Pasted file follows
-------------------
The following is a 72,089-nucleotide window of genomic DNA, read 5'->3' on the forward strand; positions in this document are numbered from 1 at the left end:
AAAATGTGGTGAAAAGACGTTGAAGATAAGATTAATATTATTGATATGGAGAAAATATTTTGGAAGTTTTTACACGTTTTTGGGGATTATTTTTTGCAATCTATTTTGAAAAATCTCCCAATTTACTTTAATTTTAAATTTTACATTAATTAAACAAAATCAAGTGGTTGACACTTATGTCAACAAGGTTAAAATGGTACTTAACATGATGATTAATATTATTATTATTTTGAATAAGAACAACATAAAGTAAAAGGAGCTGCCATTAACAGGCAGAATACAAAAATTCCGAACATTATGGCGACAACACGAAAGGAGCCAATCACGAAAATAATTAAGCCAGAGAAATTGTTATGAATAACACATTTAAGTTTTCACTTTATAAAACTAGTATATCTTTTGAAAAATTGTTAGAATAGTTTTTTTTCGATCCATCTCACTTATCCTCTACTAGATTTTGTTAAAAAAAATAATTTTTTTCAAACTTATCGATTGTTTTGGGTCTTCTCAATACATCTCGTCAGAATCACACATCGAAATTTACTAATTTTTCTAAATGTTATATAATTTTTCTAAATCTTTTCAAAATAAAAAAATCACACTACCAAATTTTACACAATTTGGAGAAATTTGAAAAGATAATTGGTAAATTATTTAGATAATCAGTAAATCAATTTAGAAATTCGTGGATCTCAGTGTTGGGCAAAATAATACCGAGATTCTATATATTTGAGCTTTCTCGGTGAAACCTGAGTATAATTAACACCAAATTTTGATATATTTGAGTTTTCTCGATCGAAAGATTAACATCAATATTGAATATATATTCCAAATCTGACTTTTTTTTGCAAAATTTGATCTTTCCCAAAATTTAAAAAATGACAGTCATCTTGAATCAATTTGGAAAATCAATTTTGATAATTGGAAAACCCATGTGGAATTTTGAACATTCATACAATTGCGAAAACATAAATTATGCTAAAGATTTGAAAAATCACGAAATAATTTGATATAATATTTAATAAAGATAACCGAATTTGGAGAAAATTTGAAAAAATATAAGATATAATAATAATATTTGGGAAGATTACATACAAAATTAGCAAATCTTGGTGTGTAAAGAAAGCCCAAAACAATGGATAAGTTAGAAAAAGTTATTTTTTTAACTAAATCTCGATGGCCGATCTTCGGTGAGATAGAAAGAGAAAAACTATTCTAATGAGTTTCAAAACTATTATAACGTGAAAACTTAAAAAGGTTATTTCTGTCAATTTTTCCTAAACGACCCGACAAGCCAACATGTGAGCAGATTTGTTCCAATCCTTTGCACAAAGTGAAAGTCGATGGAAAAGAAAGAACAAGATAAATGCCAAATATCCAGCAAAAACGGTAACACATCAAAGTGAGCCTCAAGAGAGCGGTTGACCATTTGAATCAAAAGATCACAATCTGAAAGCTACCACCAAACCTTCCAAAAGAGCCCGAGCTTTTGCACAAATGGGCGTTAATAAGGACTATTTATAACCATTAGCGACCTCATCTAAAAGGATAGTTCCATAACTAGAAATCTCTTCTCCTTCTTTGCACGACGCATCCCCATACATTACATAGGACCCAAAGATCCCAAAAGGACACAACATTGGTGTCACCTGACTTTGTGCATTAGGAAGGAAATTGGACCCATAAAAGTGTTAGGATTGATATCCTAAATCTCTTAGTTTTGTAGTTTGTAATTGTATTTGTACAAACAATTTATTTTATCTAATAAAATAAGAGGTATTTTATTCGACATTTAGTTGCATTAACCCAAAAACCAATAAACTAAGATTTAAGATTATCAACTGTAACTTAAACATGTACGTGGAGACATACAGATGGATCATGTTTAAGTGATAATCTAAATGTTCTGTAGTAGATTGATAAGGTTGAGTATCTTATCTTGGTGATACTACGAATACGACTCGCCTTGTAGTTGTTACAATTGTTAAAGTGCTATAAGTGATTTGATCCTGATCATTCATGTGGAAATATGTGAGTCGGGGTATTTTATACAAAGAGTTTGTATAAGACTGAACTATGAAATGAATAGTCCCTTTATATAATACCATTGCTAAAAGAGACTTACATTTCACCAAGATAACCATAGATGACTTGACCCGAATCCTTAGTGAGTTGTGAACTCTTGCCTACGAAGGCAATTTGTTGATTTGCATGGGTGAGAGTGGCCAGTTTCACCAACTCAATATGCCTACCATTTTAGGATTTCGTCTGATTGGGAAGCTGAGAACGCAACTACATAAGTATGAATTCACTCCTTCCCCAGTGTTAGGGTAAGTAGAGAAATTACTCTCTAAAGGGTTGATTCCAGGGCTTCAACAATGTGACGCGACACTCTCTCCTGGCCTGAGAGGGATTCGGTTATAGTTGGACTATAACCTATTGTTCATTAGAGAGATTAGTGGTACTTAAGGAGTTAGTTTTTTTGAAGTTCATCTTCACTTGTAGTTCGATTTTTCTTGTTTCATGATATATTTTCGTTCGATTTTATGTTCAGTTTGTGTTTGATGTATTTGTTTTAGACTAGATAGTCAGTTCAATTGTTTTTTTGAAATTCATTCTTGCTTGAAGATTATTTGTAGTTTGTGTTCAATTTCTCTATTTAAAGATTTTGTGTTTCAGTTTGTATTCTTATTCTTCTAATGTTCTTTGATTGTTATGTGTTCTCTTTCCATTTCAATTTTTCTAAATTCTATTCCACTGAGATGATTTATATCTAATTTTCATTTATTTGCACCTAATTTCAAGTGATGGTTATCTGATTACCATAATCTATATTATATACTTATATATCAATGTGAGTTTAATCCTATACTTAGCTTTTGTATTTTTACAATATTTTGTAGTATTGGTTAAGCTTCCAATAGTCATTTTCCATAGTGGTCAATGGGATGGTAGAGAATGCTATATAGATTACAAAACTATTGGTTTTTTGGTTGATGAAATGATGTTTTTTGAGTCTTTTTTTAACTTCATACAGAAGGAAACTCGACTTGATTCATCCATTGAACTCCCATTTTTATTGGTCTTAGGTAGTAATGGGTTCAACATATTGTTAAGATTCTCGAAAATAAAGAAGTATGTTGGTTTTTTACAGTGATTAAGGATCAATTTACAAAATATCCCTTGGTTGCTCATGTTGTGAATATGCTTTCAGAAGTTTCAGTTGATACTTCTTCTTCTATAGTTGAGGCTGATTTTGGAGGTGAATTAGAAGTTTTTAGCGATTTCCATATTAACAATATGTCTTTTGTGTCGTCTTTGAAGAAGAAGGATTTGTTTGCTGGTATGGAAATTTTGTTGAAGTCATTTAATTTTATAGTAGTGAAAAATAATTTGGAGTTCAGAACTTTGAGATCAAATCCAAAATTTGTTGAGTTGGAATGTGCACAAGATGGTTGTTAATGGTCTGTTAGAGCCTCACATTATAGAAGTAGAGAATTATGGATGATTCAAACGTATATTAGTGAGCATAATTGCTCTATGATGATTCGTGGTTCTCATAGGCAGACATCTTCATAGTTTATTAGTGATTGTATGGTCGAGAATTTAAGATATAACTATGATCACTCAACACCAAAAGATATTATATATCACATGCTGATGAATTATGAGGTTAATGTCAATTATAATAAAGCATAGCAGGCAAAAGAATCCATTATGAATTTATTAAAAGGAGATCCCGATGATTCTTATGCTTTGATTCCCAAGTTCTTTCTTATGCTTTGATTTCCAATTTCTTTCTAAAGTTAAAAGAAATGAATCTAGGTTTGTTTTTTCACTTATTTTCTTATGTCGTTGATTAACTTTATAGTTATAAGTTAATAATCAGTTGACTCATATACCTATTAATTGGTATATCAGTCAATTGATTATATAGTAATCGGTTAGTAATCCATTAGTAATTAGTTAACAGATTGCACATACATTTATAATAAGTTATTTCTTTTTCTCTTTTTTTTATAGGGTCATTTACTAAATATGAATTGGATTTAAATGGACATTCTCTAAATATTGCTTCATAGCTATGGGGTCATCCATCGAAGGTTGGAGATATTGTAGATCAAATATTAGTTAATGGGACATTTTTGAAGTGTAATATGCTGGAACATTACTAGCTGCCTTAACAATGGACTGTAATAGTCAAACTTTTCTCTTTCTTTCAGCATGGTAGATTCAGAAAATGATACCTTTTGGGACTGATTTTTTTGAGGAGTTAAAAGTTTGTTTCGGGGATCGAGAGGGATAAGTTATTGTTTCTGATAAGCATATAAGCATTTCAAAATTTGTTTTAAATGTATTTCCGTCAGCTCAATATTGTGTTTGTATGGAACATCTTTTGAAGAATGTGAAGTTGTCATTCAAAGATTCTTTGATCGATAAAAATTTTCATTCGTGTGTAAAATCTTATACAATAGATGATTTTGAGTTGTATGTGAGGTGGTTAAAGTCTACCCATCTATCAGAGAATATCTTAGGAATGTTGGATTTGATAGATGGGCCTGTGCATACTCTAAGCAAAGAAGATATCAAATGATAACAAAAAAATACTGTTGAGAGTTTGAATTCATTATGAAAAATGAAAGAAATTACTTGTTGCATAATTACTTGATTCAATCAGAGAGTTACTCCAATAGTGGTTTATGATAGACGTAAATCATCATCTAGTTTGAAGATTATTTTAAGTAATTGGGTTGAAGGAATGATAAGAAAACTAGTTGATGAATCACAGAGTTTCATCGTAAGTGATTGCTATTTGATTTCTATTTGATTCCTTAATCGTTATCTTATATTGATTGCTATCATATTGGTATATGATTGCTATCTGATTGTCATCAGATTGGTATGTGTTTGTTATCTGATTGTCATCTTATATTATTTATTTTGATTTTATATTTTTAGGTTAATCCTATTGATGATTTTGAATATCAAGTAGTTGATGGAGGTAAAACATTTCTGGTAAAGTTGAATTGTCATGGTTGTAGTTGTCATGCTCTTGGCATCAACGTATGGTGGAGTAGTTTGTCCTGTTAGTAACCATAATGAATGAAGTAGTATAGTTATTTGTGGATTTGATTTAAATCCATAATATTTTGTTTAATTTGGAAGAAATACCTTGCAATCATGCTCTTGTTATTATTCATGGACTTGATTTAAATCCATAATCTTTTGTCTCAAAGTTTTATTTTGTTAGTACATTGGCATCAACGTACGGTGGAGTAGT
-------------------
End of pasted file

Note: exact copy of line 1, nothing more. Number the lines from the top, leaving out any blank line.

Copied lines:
The following is a 72,089-nucleotide window of genomic DNA, read 5'->3' on the forward strand; positions in this document are numbered from 1 at the left end: